24 Apr Here’s What’s Needed in Bipartisan, Comprehensive Infrastructure Legislation in Infrastructure
Dear Chairman DeFazio and Ranking Member Graves:
We urge you to quickly draft and vote on bipartisan, comprehensive infrastructure legislation that includes the water and transportation sectors.
As you know, America faces $3 trillion in infrastructure needs, necessitating the need to use all possible tools, including leveraging private investment. To address this growing need, BPC’s Executive Council on Infrastructure offers the following five areas for inclusion in federal infrastructure legislation.
- Target federal dollars toward high-priority infrastructure projects. As part of required certifications for federal infrastructure funding or financing, applicants should demonstrate that they are using best practices in asset management, life-cycle accounting, and project selection.
- Authorize a new direct-payment infrastructure bond. Direct-payment bonds offer a new product—a taxable bond for which the issuer receives a direct payment from the federal government, or the buyer receives a federal tax credit, providing a borrowing discount to tax-exempt bonds. Unlike traditional municipal debt however, direct payment bonds are attractive to investors who do not have federal tax liability, such as pension funds.
- Deliver projects faster through additional permitting reform. The environmental review and permitting process can be improved by expanding use of the permitting dashboard, requiring simultaneous agency reviews, and requiring agencies to track and report their progress.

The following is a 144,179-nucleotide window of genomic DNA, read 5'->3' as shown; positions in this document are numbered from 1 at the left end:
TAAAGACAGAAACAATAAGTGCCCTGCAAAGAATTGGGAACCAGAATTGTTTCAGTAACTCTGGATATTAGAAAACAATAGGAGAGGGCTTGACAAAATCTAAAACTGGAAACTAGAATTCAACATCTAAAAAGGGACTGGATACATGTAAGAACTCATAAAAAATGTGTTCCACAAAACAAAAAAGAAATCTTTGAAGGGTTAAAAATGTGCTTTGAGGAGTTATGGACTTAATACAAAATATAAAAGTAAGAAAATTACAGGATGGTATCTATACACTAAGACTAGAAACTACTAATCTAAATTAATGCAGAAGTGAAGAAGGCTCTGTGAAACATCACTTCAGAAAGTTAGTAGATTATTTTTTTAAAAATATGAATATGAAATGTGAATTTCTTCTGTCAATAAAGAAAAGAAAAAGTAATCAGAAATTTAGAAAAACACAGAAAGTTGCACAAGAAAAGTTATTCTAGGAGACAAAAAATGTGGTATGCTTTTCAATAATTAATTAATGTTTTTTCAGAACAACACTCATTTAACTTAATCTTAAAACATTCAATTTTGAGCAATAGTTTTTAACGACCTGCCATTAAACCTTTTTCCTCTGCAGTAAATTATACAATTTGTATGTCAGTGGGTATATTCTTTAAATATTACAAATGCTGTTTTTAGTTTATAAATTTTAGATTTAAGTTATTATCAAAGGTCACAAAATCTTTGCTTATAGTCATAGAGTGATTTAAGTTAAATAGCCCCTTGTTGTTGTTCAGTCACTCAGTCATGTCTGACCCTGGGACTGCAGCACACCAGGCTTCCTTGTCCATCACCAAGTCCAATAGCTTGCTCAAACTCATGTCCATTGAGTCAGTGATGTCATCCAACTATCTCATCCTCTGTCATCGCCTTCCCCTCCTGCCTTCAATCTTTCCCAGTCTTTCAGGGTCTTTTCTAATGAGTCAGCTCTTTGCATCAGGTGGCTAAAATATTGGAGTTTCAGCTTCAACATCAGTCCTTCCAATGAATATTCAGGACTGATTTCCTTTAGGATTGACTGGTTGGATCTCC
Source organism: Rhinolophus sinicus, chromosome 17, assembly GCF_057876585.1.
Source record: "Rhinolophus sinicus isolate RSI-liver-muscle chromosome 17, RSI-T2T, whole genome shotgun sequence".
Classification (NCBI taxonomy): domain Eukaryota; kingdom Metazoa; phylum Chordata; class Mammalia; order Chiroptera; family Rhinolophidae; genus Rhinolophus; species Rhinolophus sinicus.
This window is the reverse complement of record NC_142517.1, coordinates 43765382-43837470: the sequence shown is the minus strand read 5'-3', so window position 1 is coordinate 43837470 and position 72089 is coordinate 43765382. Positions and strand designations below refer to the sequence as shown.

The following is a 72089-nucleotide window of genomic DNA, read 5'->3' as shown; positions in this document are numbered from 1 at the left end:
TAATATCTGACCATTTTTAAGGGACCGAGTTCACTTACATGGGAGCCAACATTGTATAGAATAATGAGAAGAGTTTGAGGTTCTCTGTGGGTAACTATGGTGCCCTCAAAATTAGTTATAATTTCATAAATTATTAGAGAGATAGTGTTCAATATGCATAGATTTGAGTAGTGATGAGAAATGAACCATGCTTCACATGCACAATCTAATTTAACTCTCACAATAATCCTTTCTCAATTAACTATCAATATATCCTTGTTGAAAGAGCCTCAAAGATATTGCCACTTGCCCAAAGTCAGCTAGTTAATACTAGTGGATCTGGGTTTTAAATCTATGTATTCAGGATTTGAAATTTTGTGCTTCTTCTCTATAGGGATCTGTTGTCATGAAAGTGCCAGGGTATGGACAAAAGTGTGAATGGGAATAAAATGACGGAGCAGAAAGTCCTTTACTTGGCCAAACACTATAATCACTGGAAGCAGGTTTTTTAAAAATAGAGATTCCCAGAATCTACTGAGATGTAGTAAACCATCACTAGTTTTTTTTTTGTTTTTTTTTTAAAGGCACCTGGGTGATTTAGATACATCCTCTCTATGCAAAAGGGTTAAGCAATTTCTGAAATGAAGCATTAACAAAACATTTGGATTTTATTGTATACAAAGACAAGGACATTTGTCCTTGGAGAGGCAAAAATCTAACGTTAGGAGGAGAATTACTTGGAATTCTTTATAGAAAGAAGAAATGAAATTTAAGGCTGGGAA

- Encourage public-private partnerships to engage private capital and transfer risk. Applicants for federal funding or financing should be required to demonstrate that they have evaluated all delivery options, including P3s, to determine which would provide the best value for taxpayers over the lifecycle of the project.
- Address need for technical support with a capacity-building fund. Lack of capacity at the state and local levels is one of the primary barriers to adopting emerging best practices and advancing alternative methods of developing and delivering infrastructure projects. To assist applicants for federal funding and financing in meeting regulatory requirements, Congress should enact a capacity building fund of $20 million annually.
Finally, in addition to the work of the Council, BPC’s Great American Rebuild Initiative is developing recommendations to address the long-term solvency of the Highway Trust Fund. Led by former Reps. Bill Shuster and Joe Crowley, the initiative is examining various alternatives to the gas tax and conducting polling to test the political efficacy of each alternative. I anticipate the findings of the project to be released in time for the committee’s consideration of comprehensive infrastructure legislation and would welcome the opportunity to brief you and your Members on the findings.
Click here to read the full letter.